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⭐ Official Review [Album]: "NOW & THEN" (SP-3519)

HOW WOULD YOU RATE THIS ALBUM?

  • ***** (BEST)

    Votes: 14 17.9%
  • ****

    Votes: 45 57.7%
  • ***

    Votes: 18 23.1%
  • **

    Votes: 1 1.3%
  • *

    Votes: 0 0.0%

  • Total voters
    78

Carpe diem

Well-Known Member
^^ I differ...That whole look of females in the early seventies was one of my favorite recollections growing up during that period. The fashion, hair, style, etc was fantastic. Beautiful women abounded! Do I hear an AMEN!!? :)
 

Murray

Well-Known Member
^^ I differ...That whole look of females in the early seventies was one of my favorite recollections growing up during that period. The fashion, hair, style, etc was fantastic. Beautiful women abounded! Do I hear an AMEN!!? :)
AMEN! But as far as styles go, I much prefer the elegance of the 40s.
AMEN! Tastes in fashion may differ, but I'm sure there's one thing we can all agree on... Karen could have worn a potato sack, and we'd still think that she was a total babe! :love:
 

David A

Well-Known Member
^^ I differ...That whole look of females in the early seventies was one of my favorite recollections growing up during that period. The fashion, hair, style, etc was fantastic. Beautiful women abounded! Do I hear an AMEN!!? :)

YES! Red Snap jeans, halter tops, no...errr...that thing. Women were burning them - hah! Ahhh youth...
 

GaryAlan

Well-Known Member
As I am comparing various similar tracks on various albums, another thing occurred to me:
Now & Then, as we know, has its instrumental Heather.
A Song For You, as we know has its instrumental Flat Baroque.

First, I like them both. I notice that Flat Baroque is all of 1:45, whereas Heather is 2:49.
In any event, while Heather is undeniably beautiful,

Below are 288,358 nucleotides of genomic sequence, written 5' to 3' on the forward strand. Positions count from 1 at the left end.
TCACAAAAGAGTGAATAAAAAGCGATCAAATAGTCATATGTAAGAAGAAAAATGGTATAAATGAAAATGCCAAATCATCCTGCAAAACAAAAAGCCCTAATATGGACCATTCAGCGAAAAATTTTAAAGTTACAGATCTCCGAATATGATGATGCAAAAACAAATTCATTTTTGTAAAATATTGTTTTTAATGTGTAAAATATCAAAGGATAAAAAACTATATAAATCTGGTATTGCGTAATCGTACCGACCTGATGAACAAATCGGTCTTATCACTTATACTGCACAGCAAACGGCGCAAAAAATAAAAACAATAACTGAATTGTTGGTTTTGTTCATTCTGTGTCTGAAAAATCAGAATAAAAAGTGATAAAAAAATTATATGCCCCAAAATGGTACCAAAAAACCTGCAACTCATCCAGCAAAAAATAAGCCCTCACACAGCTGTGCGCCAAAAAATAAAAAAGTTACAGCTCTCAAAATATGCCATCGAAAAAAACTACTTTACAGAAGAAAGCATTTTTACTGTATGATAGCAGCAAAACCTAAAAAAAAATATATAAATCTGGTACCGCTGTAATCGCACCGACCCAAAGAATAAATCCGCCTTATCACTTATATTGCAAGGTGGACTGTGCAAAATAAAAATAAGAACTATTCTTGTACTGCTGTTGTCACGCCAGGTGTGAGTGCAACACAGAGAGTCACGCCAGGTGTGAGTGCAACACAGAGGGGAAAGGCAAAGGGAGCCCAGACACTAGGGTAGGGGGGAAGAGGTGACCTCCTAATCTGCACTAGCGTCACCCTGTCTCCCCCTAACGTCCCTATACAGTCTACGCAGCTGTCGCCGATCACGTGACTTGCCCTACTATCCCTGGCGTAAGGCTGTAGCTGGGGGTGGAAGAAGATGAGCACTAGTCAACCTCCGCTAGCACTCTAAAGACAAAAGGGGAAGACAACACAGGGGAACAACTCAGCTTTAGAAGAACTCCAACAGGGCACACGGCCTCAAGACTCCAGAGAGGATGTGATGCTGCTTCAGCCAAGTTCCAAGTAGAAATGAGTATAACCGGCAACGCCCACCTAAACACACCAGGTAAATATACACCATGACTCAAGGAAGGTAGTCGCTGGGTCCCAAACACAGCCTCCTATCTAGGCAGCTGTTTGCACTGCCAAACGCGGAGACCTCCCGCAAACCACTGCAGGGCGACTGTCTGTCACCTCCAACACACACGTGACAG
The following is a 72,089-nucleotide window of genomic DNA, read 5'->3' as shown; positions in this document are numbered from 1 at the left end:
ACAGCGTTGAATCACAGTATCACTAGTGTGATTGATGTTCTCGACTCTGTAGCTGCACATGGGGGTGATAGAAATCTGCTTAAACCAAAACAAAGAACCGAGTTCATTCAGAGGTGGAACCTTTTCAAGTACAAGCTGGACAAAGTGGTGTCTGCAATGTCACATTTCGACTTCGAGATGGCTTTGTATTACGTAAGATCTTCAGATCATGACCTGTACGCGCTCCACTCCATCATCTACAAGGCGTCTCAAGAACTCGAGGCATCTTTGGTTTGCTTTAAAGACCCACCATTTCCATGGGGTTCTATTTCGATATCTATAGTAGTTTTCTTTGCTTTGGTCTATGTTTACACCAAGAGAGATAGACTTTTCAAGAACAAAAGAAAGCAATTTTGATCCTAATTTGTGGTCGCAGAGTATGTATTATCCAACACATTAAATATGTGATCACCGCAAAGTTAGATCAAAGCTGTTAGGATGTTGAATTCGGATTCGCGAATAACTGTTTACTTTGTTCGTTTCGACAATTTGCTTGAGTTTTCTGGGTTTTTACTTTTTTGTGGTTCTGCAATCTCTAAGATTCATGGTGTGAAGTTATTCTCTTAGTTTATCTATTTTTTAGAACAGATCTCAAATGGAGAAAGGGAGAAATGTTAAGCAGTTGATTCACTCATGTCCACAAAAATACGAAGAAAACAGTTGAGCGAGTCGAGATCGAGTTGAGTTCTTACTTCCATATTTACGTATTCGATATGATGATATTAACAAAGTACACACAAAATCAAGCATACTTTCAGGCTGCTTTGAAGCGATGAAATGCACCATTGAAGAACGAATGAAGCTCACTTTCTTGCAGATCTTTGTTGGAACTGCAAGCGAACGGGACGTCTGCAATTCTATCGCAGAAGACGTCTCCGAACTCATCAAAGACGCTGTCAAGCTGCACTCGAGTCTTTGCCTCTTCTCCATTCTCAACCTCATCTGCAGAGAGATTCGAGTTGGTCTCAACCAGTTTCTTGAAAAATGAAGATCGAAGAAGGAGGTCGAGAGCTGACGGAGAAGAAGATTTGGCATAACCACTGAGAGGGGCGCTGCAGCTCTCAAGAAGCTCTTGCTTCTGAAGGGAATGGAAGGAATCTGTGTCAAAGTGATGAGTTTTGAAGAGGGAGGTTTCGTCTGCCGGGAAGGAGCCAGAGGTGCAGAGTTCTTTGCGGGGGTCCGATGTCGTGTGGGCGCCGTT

Flat Baroque is both playful and bombastic (being a 1966 composition by Richard Carpenter).
Heather seems out-of-place for the album Now & Then (sandwiched between This Masquerade and Jambalaya).
Flat baroque is perfectly sequenced for the brilliant A Song For You album.
 

A&M Retro

Well-Known Member
I’d choose ‘Heather’ over ‘Jambalaya’ every time. I love it. It’s classy, interesting and different. I’ve also got a soft spot for it because it was one of my Dad’s favorites.

‘Jambalaya’ certainly has its charms, but it’s probably the one track I wouldn’t play for someone when introducing them to Carpenters. 😂😆

I do love ‘Flat Baroque’, too. Very original and it looms large in Carpenters legend.
 
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GaryAlan

Well-Known Member
I thought it odd that Ray Coleman wrote--regards the song,
I Can't Make Music--
"it stood out as the only item of introspection on an otherwise cheerful album." (page 131, Carpenters Untold Story).
Surely the song This Masquerade fits the bill of "introspection."
But, also, did Coleman listen to the song " I Can't Make Music " ?
He says, "this song predated Karen's dilemma by a couple of years, but heard now it assumes an awful eeriness." (ibid).